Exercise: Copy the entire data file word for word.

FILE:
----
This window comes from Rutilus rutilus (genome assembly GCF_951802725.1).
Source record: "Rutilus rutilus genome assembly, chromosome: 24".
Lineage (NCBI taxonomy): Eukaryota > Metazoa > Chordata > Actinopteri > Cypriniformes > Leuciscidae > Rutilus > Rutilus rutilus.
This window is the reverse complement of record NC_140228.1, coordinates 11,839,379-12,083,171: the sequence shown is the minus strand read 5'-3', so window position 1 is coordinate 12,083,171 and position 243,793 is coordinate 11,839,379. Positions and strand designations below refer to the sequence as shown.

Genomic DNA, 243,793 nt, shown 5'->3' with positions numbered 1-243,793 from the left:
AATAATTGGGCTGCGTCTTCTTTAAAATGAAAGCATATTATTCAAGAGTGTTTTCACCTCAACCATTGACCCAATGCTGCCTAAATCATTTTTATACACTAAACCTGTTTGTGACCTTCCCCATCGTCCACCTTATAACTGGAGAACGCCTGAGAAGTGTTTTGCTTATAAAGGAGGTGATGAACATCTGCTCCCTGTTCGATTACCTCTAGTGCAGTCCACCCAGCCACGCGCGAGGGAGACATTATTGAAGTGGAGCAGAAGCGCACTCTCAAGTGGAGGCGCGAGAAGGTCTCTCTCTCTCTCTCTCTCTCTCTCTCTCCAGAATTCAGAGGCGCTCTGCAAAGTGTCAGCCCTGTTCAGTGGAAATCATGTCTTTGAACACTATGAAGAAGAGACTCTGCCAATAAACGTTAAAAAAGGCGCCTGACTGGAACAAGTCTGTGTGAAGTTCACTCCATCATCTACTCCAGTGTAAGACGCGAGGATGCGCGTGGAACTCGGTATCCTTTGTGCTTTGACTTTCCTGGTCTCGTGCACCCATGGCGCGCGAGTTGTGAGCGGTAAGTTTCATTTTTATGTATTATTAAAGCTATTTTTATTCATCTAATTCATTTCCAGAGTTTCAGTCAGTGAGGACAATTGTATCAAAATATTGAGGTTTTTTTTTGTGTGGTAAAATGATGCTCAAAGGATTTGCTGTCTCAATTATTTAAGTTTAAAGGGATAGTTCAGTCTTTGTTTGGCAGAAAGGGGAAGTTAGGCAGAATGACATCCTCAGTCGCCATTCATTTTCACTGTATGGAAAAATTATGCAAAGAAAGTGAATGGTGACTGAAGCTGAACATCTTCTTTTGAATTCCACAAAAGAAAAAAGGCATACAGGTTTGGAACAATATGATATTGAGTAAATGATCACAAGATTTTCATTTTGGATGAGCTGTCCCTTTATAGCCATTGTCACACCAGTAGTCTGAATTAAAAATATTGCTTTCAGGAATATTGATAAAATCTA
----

This window comes from Rutilus rutilus (genome assembly GCF_951802725.1).
Source record: "Rutilus rutilus genome assembly, chromosome: 24".
Lineage (NCBI taxonomy): Eukaryota > Metazoa > Chordata > Actinopteri > Cypriniformes > Leuciscidae > Rutilus > Rutilus rutilus.
This window is the reverse complement of record NC_140228.1, coordinates 11,839,379-12,083,171: the sequence shown is the minus strand read 5'-3', so window position 1 is coordinate 12,083,171 and position 243,793 is coordinate 11,839,379. Positions and strand designations below refer to the sequence as shown.

Genomic DNA, 243,793 nt, shown 5'->3' with positions numbered 1-243,793 from the left:
AATAATTGGGCTGCGTCTTCTTTAAAATGAAAGCATATTATTCAAGAGTGTTTTCACCTCAACCATTGACCCAATGCTGCCTAAATCATTTTTATACACTAAACCTGTTTGTGACCTTCCCCATCGTCCACCTTATAACTGGAGAACGCCTGAGAAGTGTTTTGCTTATAAAGGAGGTGATGAACATCTGCTCCCTGTTCGATTACCTCTAGTGCAGTCCACCCAGCCACGCGCGAGGGAGACATTATTGAAGTGGAGCAGAAGCGCACTCTCAAGTGGAGGCGCGAGAAGGTCTCTCTCTCTCTCTCTCTCTCTCTCTCTCCAGAATTCAGAGGCGCTCTGCAAAGTGTCAGCCCTGTTCAGTGGAAATCATGTCTTTGAACACTATGAAGAAGAGACTCTGCCAATAAACGTTAAAAAAGGCGCCTGACTGGAACAAGTCTGTGTGAAGTTCACTCCATCATCTACTCCAGTGTAAGACGCGAGGATGCGCGTGGAACTCGGTATCCTTTGTGCTTTGACTTTCCTGGTCTCGTGCACCCATGGCGCGCGAGTTGTGAGCGGTAAGTTTCATTTTTATGTATTATTAAAGCTATTTTTATTCATCTAATTCATTTCCAGAGTTTCAGTCAGTGAGGACAATTGTATCAAAATATTGAGGTTTTTTTTTGTGTGGTAAAATGATGCTCAAAGGATTTGCTGTCTCAATTATTTAAGTTTAAAGGGATAGTTCAGTCTTTGTTTGGCAGAAAGGGGAAGTTAGGCAGAATGACATCCTCAGTCGCCATTCATTTTCACTGTATGGAAAAATTATGCAAAGAAAGTGAATGGTGACTGAAGCTGAACATCTTCTTTTGAATTCCACAAAAGAAAAAAGGCATACAGGTTTGGAACAATATGATATTGAGTAAATGATCACAAGATTTTCATTTTGGATGAGCTGTCCCTTTATAGCCATTGTCACACCAGTAGTCTGAATTAAAAATATTGCTTTCAGGAATATTGATAAAATCTA